Investigators: Poca case auditor finds cracks in system
11:16 PM PDT on Thursday, July 9, 2009
By SUSANNAH FRAME / KING 5 News
An independent reviewer looking into the case of the 4-year-old foster child nicknamed Poca has identified potential problems throughout the child welfare system that led to the child being in limbo her entire life.
Governor Gregoire ordered the review, led by Dr. Benjamin de Haan, one day after the KING 5 Investigators asked her several tough questions about the case in May.
Poca has spent her entire life in foster care; all but a few months of it with foster parents in Snohomish County. She was abruptly and controversially taken away from them two months ago.
In the 10-page preliminary report, Dr. de Haan writes, “Poca should have had a permanent home a long time ago.”
Susan Dreyfus, the new Secretary of the Department of Social and Health Services (DSHS), appointed by the governor, met with KING 5 to discuss the report.
“I was pleased that in such a short time frame they were able to look at the case, figure out what they thought were the big issues that we’re going to need to address at a systems level, and again, we’re going to learn from this case and keep improving the system as we go,” she said.
The report identifies some of the problems that led to Poca without a permanent home her entire life.
Dr. de Haan further says social worker turnover was a factor – there have been 10 on the case.
He cites a lack of competent, goal-oriented case supervision at DSHS – even for a brief time – played a role.
He also found a lack of sustained, clear direction in the case plan for Poca.
Over the years, the child’s plan bounced all over the place.
Poca was born weighing just over 2 pounds. She was critically ill and remained in intensive care for 3 months.
After that she lived with her biological parents for a few weeks.
CPS removed her, and placed her in foster care after her father tested positive for meth. The mother had a prior baby die after testing positive for meth at birth.
Shortly after, the state placed Poca with new foster parents, Dick and Amy Langley, who agreed to be an adoptive option for the baby.
The Langleys raised her for 3-and-a-half years until CPS found them guilty of neglecting one of their other children.
Poca was moved to another foster home because of that.
A judge ordered her back to the Langleys after a day.
Then the state tried to move her to an aunt’s home. That transition failed when the state realized she lived with a convicted criminal.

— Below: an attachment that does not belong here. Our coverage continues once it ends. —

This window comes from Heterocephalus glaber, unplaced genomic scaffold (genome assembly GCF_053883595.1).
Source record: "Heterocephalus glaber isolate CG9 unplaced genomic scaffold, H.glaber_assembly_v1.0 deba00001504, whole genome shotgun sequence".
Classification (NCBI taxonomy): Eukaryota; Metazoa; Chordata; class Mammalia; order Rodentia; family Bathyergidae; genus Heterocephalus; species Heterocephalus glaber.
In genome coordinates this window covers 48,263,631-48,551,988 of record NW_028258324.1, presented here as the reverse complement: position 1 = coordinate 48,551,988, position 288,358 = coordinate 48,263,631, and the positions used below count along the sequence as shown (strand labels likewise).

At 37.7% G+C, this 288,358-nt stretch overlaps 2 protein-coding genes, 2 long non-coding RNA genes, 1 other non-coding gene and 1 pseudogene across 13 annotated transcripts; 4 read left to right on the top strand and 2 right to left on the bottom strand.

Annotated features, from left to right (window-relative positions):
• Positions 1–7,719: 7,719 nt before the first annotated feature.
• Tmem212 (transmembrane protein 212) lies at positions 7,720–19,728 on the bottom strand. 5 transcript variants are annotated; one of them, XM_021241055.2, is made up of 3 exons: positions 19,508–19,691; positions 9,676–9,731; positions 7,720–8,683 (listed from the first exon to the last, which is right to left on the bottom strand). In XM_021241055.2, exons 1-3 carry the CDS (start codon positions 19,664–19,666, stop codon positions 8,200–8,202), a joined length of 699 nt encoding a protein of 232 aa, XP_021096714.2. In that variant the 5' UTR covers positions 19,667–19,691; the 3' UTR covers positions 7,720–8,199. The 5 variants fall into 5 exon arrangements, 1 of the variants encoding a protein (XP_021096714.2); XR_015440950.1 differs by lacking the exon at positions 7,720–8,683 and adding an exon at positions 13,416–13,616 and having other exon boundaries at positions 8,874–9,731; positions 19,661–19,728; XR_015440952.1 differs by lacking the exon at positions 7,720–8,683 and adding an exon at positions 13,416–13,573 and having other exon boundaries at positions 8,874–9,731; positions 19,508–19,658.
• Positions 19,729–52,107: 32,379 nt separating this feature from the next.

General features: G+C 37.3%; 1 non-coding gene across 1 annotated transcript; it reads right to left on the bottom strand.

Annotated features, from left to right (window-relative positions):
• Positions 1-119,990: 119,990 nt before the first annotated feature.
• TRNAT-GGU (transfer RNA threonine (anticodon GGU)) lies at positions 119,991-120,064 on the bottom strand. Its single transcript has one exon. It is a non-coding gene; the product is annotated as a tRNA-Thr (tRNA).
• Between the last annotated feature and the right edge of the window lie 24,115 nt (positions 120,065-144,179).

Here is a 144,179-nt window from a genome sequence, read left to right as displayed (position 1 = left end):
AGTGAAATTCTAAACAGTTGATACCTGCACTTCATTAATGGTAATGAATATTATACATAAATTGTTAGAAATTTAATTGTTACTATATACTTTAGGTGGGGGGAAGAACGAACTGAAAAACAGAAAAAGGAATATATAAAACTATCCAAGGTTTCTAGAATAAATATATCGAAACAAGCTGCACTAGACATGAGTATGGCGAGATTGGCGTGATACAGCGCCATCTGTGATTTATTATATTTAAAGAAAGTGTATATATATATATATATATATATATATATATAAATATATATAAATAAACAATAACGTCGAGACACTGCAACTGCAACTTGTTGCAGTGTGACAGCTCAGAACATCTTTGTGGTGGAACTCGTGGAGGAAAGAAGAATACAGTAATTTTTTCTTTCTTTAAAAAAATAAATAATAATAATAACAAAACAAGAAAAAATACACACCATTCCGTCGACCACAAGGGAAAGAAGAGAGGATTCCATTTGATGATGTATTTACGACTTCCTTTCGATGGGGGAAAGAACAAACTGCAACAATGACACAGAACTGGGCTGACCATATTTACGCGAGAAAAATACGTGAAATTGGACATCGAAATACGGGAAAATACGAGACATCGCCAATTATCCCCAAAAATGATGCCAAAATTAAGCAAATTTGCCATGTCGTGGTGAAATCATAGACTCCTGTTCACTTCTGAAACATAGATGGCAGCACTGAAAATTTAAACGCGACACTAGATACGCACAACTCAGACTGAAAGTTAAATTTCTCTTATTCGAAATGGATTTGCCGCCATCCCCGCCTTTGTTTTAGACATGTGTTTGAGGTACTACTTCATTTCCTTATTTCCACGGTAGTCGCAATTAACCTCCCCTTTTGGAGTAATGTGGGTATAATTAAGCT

Afterward the plan was to transition her back to her birthparents. That fell apart when the parents had another child removed from CPS after it was discovered they had violated their safety plan for the boy.
The Langleys were cleared by an appeals judge of the neglect finding, which led them to believe Poca could remain in a stable home.
But she was removed anyway. State social workers and the child’s court appointed advocate told a judge the Langleys were trouble makers and meddlers who were getting in the way of reunifying Poca with her biological family.
Two months ago, she was placed in yet another home: family friends of the birthparents.
“From my standpoint, are there things we can learn from this case? Yes. Will we? Yes. But right now I just want permanency for this little girl,” said Secretary Dreyfus.
The review also says Poca was let down by the Attorney General’s Office. Three times over the years DSHS asked the AG’s office to file papers to legally terminate the parent’s rights so Poca could be adopted.All three times, they wouldn’t do it.
“I’m disappointed in the (legal) representation in this case,” said Dreyfus. “I’m also disappointed in terms of the representation in terms of not filing three different times, when it was sought. But I don’t want to blame the Attorney General’s Office for this because there’s plenty of blame to go around on this case, starting with us.”
Secretary Dreyfus tells us she checks on Poca’s well being every week and that the child is doing well in the new placement.
The AG’s office has finally filed the paperwork to terminate parental rights.
A more in-depth report on Poca’s case from Dr. de Haan and an Independent Review Committee, is due to the governor next month.
As for her former foster parents, the Langleys, they want to adopt Poca if she becomes legally free from her birthparents.
Despite court filings by the Assistant Attorney General on the case, recommending Poca never be placed back with them, Secretary Dreyfus tells us the Langleys are definitely being considered as an adoption resource. She was unaware of the court filing but assured us she would look into it.